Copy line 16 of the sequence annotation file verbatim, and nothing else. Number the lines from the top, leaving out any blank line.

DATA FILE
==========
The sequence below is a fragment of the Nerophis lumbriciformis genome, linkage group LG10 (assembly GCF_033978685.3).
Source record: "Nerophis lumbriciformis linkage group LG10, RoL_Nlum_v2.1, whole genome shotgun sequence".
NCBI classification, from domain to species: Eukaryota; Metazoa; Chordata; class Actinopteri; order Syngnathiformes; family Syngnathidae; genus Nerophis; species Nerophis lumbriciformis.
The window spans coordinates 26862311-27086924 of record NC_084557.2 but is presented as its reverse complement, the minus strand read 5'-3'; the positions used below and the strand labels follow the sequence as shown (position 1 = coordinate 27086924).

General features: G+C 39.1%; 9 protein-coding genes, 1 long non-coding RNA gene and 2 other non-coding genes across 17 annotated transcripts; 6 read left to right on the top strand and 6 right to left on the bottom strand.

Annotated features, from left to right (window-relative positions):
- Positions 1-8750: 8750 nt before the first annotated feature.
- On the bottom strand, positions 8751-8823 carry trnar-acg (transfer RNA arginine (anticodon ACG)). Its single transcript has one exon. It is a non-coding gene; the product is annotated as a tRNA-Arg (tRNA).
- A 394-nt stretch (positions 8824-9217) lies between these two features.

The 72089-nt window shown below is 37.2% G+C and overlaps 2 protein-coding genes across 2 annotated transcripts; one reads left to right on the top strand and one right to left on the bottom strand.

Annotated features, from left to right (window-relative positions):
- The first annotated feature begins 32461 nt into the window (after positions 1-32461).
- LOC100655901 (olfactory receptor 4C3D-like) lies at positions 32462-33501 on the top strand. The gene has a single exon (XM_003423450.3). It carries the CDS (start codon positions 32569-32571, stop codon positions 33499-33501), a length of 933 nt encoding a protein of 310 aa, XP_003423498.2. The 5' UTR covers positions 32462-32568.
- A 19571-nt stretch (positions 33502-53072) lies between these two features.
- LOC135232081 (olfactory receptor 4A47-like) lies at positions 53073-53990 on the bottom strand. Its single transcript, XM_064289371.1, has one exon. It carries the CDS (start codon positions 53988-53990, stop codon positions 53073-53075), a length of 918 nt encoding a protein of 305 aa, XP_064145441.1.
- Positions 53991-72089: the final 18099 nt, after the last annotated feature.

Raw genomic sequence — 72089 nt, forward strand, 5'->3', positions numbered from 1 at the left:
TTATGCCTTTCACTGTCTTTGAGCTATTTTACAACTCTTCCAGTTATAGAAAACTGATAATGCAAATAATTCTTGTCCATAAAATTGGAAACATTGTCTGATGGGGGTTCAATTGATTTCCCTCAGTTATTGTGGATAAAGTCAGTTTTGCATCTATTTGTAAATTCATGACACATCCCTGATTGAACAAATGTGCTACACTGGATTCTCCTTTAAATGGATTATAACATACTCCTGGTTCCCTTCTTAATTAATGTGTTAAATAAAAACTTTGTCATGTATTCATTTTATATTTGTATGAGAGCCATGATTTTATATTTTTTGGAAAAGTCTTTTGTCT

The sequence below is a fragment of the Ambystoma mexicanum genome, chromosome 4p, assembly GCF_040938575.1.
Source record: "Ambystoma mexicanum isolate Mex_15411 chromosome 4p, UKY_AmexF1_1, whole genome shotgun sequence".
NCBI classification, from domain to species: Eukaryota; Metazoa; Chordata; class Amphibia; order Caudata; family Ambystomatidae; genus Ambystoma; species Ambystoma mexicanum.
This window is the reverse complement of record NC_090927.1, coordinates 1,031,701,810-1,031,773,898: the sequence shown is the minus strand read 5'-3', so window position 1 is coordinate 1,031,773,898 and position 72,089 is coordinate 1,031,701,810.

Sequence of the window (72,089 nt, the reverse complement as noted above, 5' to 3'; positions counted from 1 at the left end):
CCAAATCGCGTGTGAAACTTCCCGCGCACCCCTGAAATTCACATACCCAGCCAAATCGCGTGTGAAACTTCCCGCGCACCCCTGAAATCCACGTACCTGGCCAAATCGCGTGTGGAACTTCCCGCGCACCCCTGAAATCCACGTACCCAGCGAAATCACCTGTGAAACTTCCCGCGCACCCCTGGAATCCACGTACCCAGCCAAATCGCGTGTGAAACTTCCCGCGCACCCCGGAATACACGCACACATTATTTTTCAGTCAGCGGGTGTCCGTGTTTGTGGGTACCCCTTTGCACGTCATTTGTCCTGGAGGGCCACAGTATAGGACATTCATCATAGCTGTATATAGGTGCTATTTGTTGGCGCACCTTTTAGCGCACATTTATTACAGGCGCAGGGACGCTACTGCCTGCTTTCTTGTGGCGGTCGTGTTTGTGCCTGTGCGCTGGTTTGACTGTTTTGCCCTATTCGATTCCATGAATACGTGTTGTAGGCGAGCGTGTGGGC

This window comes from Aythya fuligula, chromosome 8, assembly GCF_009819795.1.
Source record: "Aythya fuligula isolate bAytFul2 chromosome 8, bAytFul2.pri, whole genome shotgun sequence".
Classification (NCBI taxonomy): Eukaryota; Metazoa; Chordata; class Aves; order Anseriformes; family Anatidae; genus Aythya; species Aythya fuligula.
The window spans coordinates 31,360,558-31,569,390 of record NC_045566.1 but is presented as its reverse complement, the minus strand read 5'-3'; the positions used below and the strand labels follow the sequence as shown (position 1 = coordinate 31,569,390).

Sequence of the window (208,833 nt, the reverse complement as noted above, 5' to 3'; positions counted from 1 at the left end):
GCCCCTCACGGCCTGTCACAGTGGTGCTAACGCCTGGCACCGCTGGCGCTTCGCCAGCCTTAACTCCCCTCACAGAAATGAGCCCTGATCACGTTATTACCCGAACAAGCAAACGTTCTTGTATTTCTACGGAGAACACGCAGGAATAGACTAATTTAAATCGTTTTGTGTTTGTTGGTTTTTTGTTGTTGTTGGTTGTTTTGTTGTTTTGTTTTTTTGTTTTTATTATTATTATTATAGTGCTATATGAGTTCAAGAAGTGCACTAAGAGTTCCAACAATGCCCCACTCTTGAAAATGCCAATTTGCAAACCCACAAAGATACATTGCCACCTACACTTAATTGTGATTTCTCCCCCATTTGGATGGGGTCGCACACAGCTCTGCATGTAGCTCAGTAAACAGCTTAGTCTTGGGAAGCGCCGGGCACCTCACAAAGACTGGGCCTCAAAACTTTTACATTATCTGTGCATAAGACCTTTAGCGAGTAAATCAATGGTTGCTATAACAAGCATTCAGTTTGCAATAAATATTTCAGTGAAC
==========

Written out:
- Positions 53991-72089: the final 18099 nt, after the last annotated feature.